Blaine Hale peered over the singed metal, the peeling surface materials scorched to a curl, and all the ash and soot now blanketing his racecar.

He had just opened the trailer’s back door, to let the sun pour in and all across the 1970 Camaro he had ridden for so many miles — a quarter of a mile at a time.

A week had passed since the car went up in flames, and as he climbed into the cramped trailer with what’s left of it, stowed outside his home off Highway 191 between Odessa and Midland, he said he couldn’t help but look over the mess of machinery and power at its front, uncovered where the hood used to be, and think about what else could’ve gone wrong.

“I’ve been afraid, actually, to take it out,” he admitted. “It makes my stomach hurt.”

The night of May 5, Hale rolled his way out of the Camaro as it lit up at Penwell Knights Raceway west of Odessa, igniting to flip the night’s small-tire finals race into a scene of concern.

This was the same weekend a driver died in a crash at a drag race in nearby Abilene the afternoon of May 5, and an NHRA drag racer died in a crash in Atlanta the afternoon of May 6.

But Hale escaped his Camaro without any major injuries, and no one else on the scene was hurt.

And for Hale, as much as it pained him to watch the car he’s been attached to for 13 years go up in fire, those thoughts about his car and competition only came after he was out of the car and safely away, and no one on the track was hurt.

“It’s all about winning, but it’s about going home at the end of the day, too,” Hale said, during a visit to his home this past week.

“Luckily I got to get another chance at it. Some people don’t.”

Hale has owned and operated Hale’s House of Speed for more than a decade in the Midland-Odessa area, putting together specific racing builds for customers in the drag-racing and off-road-racing communities. Personally, he has competed on the drag strip, either on a motorcycle or in a car, ever since he was a teenager.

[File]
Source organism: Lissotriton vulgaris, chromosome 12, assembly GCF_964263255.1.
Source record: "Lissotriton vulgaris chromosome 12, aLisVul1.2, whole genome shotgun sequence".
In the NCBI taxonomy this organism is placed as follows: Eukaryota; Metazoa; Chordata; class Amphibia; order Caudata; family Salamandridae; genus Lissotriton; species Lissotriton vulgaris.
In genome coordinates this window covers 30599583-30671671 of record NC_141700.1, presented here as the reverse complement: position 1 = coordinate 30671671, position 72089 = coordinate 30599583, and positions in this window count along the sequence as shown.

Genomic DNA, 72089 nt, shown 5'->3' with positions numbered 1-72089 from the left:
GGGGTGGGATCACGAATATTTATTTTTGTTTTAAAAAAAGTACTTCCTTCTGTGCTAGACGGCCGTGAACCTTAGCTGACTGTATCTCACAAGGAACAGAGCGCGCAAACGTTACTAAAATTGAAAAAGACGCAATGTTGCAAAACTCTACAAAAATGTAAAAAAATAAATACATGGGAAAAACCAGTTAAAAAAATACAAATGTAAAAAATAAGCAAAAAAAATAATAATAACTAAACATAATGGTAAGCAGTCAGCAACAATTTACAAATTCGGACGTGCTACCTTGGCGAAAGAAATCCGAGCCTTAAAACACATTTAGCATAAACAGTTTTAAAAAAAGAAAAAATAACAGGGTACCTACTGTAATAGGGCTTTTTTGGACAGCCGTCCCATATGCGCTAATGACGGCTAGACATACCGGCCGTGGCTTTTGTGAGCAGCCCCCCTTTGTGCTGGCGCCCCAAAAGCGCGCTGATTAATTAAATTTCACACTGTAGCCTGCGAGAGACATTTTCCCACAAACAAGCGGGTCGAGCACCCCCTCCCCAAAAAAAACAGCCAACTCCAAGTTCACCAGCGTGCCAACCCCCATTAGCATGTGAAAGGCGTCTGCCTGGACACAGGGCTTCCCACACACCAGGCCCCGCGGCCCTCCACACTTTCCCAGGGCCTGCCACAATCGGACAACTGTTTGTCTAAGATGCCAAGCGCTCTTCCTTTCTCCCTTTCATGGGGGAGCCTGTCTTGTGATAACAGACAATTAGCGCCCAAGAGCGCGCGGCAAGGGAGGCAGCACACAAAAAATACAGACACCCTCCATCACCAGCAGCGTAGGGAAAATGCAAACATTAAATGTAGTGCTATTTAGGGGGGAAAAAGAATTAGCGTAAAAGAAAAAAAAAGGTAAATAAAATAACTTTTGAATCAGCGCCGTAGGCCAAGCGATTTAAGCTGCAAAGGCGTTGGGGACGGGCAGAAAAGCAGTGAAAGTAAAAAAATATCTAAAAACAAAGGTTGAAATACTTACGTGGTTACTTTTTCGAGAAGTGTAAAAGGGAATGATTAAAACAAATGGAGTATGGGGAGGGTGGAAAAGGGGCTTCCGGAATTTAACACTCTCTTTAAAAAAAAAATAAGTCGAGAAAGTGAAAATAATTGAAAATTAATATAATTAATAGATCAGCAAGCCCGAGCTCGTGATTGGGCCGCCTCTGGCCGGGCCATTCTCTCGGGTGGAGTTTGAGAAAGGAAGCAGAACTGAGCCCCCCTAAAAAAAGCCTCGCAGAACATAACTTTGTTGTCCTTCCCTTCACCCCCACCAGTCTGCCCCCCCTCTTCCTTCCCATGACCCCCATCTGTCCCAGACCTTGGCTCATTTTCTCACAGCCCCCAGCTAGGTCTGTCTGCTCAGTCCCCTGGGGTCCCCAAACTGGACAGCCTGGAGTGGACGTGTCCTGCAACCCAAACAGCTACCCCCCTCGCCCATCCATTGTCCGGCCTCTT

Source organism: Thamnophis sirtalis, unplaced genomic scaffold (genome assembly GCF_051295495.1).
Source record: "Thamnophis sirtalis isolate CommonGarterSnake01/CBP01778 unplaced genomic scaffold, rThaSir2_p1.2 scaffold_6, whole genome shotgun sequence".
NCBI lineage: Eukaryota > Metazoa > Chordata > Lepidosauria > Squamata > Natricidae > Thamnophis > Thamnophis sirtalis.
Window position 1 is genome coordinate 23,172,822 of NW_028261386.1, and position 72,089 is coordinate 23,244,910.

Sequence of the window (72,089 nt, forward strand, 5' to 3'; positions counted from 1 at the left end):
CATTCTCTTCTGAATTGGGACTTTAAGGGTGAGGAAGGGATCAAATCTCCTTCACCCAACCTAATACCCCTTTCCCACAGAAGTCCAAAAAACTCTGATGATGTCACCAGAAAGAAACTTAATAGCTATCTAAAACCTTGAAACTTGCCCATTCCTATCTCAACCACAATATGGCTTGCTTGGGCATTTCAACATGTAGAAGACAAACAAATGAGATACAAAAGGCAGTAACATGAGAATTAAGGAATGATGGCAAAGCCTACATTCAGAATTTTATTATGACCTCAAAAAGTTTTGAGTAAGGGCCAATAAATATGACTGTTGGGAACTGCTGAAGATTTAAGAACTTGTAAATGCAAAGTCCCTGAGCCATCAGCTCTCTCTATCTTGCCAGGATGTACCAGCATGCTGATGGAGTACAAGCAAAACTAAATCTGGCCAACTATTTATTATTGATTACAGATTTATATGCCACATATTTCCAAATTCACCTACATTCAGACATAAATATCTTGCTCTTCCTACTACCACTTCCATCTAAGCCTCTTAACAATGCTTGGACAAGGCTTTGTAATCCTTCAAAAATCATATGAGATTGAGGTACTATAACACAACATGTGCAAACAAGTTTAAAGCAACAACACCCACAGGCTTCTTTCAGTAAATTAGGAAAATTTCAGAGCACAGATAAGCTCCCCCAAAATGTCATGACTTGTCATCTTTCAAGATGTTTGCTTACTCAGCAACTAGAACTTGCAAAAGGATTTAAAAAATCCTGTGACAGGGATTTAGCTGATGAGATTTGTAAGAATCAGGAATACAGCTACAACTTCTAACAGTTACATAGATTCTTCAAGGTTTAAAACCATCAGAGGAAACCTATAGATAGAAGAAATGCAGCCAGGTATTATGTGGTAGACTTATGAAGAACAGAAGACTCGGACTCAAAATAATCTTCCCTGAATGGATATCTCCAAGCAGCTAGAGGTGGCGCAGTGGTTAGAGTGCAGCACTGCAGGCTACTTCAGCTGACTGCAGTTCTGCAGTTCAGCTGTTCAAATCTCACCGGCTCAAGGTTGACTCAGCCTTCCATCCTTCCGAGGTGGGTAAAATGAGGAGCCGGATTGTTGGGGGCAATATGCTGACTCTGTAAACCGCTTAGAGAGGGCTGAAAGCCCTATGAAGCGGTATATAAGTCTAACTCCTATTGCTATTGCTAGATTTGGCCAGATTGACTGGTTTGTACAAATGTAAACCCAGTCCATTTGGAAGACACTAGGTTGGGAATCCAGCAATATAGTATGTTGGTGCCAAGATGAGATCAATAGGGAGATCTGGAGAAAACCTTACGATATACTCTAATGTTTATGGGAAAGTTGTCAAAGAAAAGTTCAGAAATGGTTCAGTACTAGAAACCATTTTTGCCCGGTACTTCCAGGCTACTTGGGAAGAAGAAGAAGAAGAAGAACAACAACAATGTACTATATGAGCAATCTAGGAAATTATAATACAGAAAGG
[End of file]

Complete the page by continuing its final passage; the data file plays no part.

Hale, 41, called the fire the first major scare he’s been a part of in drag racing — but he said the incident isn’t going to push him out of the industry or the culture, and he said it shouldn’t be seen as a black eye on either.

“It is the nature of the deal. They say if you do it long enough, something’s going to happen, obviously,” Hale said.

“I attest that to how many passes I’ve made versus how many episodes I’ve had. That ratio’s really pretty good. I’ve literally made thousands of runs.”

That night in Penwell, Hale was racing for $10,000 in the event finals after three wins in a 16-car field, when he said his nitrous system backfired. While that usually would just result in a quickly exhausted burst of flame and a lost race, this time, Hale figures, the concussive force from the backfire pinned open the valves on the carburetor, fuelling the fire to grow bigger and bigger.

Hale rolled out of the door and emerged from the smoke as more than a dozen supporters and track personnel rushed in to ensure his safety and extinguish the fire.

A week later, Hale said he was still seeing that kind of care.

“The support and stuff has been overwhelming,” Hale said. “I’ve had racers call me and offer their cars. … Several people have called wanting to donate parts.

“West Texas people are nice. They’re just friendly, help-everybody-if-you-can type deal,” he continued. “But I never expected them to call me and offer their own cars and stuff. That’s pretty wild.”

Hale said he shouldn’t have to take up many of those offers. His business is in the sport, but his family is supported from his company’s builds for customers more so than race-day winnings. He still races because winning on the track is the best advertising his company could get.

Now, Hale isn’t sure if he’ll rebuild the Camaro he’s grown fond of since he first rode it in 2005, or if he’ll build another small-tire racecar, or if he may get back on a motorcycle like he spent much of his career on, and on which his father, Clayton Hale from Midland, made a career.

But he isn’t leaving racing, and with safety at the forefront of his mind, Hale says some good has already come of the incident, in that he’s thought of more safety ideas he hadn’t even considered before, which go above and beyond widely accepted standards, that he’ll employ in future builds both for himself and his customers.

“It was a freak accident that I’m just thankful that I got to walk away from, and it’ll make things better the next time — and for my customers,” Hale said.

“I’d call it research and development, maybe,” he joked.

That, and a new chapter for his career — but not the end of the book.

“This sport’s been good to me,” Hale said, back out by the Camaro. “It’s made my living for most of my life.”